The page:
SigFig’s “Robo”-For-Institutions Platform Expands Into More Full-Scale Advisor Platform. In the years before robo-advisors first showed up, most financial services firms and advisor platforms compared themselves to each other, staking out certain features that were slightly better than their competitors to differentiate, and generally feeling like they had “reasonable” technological progress. Then the robo-advisor movement showed up, and suddenly most financial services incumbents were shamed into realizing how drastically far behind they had fallen, in a world where many firms were still handling account opening processes by fax machine (to speed up the process of otherwise mailing in paperwork with wet-ink signatures), and robo-advisors could open and fund an account in minutes from a smartphone. What followed was a flurry of industry partnerships and acquisitions as existing incumbents sought to scoop up and apply the hyper-efficient onboarding processes themselves, while using their existing client base and marketing scale to gather assets into their own white-labeled “robo” solutions. But in a notable shift, SigFig – one of the early players to transition from B2B to working B2B in partnership with wirehouse UBS – announced this week that it is not only creating self-directed robo platforms for a number of institutions, but is now launching a new “CoPilot” solution designed specifically to be used by human advisors themselves to facilitate not just client onboarding and account applications, but also annual reviews, rebalancing, and even monitor portfolio suitability, in what looks less like just a “robo” onboarding tool and more like a replacement for a wider range of back- and middle-office functions. In other words, SigFig is shifting from robo-onboarding software into operating as a more holistic investment platform for human advisors (while de-emphasizing the humans in back-office roles). Notably, this shift isn’t entirely unique, as platforms like AdvisorEngine have also been trying to migrate from what were originally B2C robo tools into a more holistic onboarding, portfolio reporting, rebalancing, and even CRM platform. However, while many “robo” solutions like AdvisorEngine have focused primarily on the RIA channel – where there is a constant risk they will be edged out by RIA custodians simply improving their own platform and tools – SigFig is building more deeply into the bank channel (launching CoPilot with Citizens Bank), and may be gearing up to leverage the platform more internationally as well (after rolling up UBS’s own internal SmartWealth platform in the UK). All of which serves as a good reminder that while there is clearly a need for advisor technology platforms to be upgraded and overhauled, it’s not enough to just build the technology; it’s also necessary to have a strategy to actually distribute it to platforms who will actually be willing to buy/lease the technology (instead of building their own)… a strategy which SigFig seems to be having the most notable success in actually distributing to willing enterprises.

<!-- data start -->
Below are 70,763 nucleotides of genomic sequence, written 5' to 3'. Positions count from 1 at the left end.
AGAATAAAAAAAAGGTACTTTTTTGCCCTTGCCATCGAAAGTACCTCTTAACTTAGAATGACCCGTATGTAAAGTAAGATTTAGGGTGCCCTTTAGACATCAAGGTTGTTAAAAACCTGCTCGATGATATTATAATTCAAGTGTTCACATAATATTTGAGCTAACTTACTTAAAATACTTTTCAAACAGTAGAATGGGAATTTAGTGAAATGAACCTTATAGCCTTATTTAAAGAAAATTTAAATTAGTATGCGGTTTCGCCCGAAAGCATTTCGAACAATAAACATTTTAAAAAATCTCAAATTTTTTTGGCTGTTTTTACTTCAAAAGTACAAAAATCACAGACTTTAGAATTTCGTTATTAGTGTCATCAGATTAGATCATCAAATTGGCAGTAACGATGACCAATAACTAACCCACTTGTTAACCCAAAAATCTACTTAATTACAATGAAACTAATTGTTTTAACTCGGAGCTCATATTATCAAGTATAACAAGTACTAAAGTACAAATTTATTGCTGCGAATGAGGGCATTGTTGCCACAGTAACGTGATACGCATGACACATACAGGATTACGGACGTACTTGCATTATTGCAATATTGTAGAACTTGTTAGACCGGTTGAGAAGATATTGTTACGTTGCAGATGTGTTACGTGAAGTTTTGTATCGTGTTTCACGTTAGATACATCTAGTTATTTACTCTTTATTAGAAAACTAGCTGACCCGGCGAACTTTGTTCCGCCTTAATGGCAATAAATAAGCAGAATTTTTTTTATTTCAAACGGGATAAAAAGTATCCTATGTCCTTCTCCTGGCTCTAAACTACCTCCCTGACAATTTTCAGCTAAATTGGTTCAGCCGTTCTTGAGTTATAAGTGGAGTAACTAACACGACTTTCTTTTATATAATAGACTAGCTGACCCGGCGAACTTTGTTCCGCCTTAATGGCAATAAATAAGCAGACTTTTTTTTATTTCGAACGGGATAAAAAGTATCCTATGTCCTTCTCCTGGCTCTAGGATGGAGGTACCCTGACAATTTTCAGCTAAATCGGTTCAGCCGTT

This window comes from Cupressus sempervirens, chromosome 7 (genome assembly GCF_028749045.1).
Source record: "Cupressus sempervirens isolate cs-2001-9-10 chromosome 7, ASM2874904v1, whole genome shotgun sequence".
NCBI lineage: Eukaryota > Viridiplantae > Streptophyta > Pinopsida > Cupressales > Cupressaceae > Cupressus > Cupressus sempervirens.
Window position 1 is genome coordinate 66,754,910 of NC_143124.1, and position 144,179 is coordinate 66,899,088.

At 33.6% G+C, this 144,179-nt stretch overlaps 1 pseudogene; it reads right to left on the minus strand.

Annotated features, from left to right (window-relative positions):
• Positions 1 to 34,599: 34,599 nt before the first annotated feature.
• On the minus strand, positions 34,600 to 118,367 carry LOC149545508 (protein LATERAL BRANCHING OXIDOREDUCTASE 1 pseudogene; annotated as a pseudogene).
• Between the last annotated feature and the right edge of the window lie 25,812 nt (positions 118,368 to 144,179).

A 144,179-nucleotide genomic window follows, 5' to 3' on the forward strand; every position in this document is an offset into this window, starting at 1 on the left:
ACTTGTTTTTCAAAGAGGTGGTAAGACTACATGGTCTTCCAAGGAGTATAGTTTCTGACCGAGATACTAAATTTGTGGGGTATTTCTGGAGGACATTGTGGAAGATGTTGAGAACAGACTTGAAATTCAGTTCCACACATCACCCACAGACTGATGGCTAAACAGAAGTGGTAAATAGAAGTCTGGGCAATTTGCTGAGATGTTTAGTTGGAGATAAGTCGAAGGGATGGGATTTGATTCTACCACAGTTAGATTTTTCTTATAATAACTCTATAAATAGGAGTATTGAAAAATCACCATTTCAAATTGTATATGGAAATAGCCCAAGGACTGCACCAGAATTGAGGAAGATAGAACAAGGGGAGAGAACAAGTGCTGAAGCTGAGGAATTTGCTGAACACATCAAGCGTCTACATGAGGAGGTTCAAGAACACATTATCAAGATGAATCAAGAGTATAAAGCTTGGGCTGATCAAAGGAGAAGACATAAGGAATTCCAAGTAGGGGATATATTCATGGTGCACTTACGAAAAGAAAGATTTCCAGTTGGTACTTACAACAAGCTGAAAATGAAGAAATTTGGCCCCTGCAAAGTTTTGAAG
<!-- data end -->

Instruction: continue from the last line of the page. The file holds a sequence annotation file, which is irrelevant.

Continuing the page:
Has eMoney Advisor Lost Its Vision For The Future Of Financial Planning? Financial planning software has evolved through four major phases over the past nearly-40-years of its history. First, it was product-centric and demonstrated insurance and investment product needs (e.g., Financial Profiles); then it was cash-flow-based, allowing for a detailed analysis of a client’s financial trajectory to make recommendations for adjustment (e.g., NaviPlan); next, goals-based planning software turned planning software mainstream by simplifying the process of “just” planning for a client’s relevant goals (e.g., MoneyGuidePro); and then financial planning software swung back to become more holistic again by building on account aggregation to expand the scope of planning beyond “just” traditional college, retirement, and other product-centric goals (e.g., eMoney Advisor). And now, the leading financial planners are increasingly demanding the next generation of financial planning software tools, build around more detailed tax planning, cash flow planning, detailed retirement distribution planning, and other analytical capabilities that just weren’t feasible up until this point. Yet even as eMoney Advisor continues to gain market share and threatens to overtake MoneyGuidePro with its better capabilities to support the future of how financial planning is being delivered… at its annual conference this past month, eMoney Advisor bizarrely rolled out a tribute to the past – a new solution called “Foundational Planning,” designed to take a simpler and more streamlined goals-based approach to designing and delivering financial plans. In other words, eMoney Advisor just “innovated” what MoneyGuidePro created over 15 years ago!? To be fair, eMoney’s Foundational Planning will tie in to its more “complex” cash-flow-based engine as well, which means clients can be “upgraded” from Foundational Planning into the full eMoney Advisor suite as their needs and financial situation grow more complex. Nonetheless, with advisor frustrations about everything from the lack of customizable investment assumptions, to the awkward way that even some basic tax deductions are entered for clients, and the growth of more specialized competitor tools in everything from detailed tax planning to Social Security planning to retirement distribution planning to student loan analysis, eMoney’s decision to focus its resources on going “downmarket” towards simpler planning instead of improving its capabilities with the more holistic financial planners who have driven the company’s growth to this point speaks volumes about the extent to which its development roadmap is now controlled by non-planning-centric broker-dealers (who want “planning lite” tools) instead of the financial planning community itself. Which is especially ironic, given that the industry has already witnessed numerous “planning lite” software tools all try and fail to gain adoption amongst the roughly 70% of brokers at broker-dealers who haven’t yet adopted financial planning… because the reality is that brokers who aren’t interested in financial planning just aren’t going to do it regardless of how simple the software is (because it’s literally not their value proposition in the first place). In the meantime, the longer than eMoney Advisor loses focus, the wider the door opens for a new financial planning software disruptor to throw its hat into the ring!